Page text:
White House refuses to comply with subpoenas

Citing "executive privilege," Bush won't produce documents, witnesses on prosecutor purge.

By Tim Grieve

Published June 28, 2007 2:14PM (EDT)

Less than 24 hours after the Senate Judiciary Committee issued new subpoenas demanding that the Bush administration turn over documents related to the president's warrantless domestic surveillance program, the White House said this morning it would refuse to comply with subpoenas Congress served previously as part of its investigation into the firing of a slew of U.S. attorneys last year.

Today was the day that the White House was supposed to provide Congress with documents relating to the roles former White House counsel Harriet Miers and former White House political director Sara Taylor played in the prosecutor purge. Instead, in a letter to the chairmen of the House and Senate Judiciary committees, current White House counsel Fred Fielding said that the president would be invoking "executive privilege" as a justification for refusing to turn over the documents and refusing to make either Miers or Taylor available for sworn testimony before the committees.

"With respect," Fielding wrote, "it is with much regret that we are forced down this unfortunate path, which we sought to avoid by finding grounds for mutual accommodation."

The "mutual accommodation" Fielding and the White House had in mind: They would have allowed Miers, Taylor and Karl Rove to be "interviewed" by Judiciary Committee aides, but only in private and without any transcripts or recordings made.

Fielding said that the White House's refusal to comply with the subpoenas rests on a "bedrock presidential prerogative: for the president to perform his constitutional duties, it is imperative that he receive candid and unfettered advice and that free and open discussions and deliberations occur among his advisors and between those advisors and others within and outside the executive branch."

That's an awfully sweeping view of executive privilege -- it covers not just advice the president gets from his advisors but also the conversations those advisors have with one another and with "others within and outside the executive branch." But in the wake of the Supreme Court's rather solicitous decision in the case of Dick Cheney's energy task force, it's probably argument enough to keep the dispute over the subpoenas in the courts until long after it matters anymore.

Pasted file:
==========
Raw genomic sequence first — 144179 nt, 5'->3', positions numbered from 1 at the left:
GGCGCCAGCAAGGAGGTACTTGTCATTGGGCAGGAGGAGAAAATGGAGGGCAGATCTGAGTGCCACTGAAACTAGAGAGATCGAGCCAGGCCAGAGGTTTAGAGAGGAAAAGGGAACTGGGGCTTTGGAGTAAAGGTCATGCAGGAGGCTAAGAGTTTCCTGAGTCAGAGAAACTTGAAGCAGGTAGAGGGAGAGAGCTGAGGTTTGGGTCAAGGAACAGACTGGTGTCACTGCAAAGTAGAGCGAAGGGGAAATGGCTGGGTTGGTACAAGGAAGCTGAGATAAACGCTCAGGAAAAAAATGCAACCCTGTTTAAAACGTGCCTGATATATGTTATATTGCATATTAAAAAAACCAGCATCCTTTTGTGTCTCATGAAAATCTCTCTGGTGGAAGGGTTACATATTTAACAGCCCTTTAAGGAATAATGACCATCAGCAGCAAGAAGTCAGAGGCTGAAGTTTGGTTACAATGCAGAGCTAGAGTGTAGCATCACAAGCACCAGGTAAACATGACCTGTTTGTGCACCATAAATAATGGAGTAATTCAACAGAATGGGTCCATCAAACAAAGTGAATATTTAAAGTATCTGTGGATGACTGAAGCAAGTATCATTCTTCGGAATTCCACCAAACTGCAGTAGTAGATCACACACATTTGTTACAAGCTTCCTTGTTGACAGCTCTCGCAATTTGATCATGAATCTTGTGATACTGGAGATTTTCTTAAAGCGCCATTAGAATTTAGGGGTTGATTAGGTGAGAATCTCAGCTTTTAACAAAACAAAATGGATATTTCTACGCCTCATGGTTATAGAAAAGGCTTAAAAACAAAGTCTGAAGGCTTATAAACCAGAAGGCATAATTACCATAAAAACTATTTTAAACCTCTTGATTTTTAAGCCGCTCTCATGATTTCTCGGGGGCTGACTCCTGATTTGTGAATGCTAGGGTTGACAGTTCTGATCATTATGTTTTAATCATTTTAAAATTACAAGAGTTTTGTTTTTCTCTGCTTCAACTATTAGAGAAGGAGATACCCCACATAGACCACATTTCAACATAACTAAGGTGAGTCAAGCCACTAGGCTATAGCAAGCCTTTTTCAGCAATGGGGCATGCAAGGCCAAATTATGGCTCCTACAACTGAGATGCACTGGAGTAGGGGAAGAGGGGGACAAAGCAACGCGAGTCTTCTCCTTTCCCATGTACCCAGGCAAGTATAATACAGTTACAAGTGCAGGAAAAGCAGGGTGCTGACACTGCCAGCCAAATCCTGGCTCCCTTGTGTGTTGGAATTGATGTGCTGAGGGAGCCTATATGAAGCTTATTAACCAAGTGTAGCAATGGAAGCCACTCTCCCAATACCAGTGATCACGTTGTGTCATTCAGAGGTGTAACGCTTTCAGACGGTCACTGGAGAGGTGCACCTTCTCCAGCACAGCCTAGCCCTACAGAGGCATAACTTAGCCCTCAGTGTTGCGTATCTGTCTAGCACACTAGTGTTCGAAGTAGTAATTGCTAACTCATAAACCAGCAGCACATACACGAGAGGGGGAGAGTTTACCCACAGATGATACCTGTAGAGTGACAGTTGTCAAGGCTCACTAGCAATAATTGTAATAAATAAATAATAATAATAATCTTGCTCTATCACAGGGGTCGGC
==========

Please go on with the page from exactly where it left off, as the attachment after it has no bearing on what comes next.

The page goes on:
Update: The response from House Judiciary Committee Chairman John Conyers: "The president's response to our subpoena shows an appalling disregard for the right of the people to know what is going on in their government. The executive privilege assertion is unprecedented in its breadth and scope, and even includes documents that the administration previously offered to provide as part of their 'take it or leave it' proposal. This response indicates the reckless disrespect this administration has for the rule of law. The charges alleged in this investigation are serious -- including obstruction of justice and misleading Congress -- and the White House should be as committed to this investigation as the Congress. At this point, I see only one choice in moving forward, and that is to enforce the rule of law set forth in these subpoenas."

Update 2: And now, the response from Senate Judiciary Committee Chairman Patrick Leahy: "This is a further shift by the Bush administration into Nixonian stonewalling and more evidence of their disdain for our system of checks and balances. . . . Increasingly, the president and vice president feel they are above the law. In America, no one is above law."

Tim Grieve

Tim Grieve is a senior writer and the author of Salon's War Room blog.

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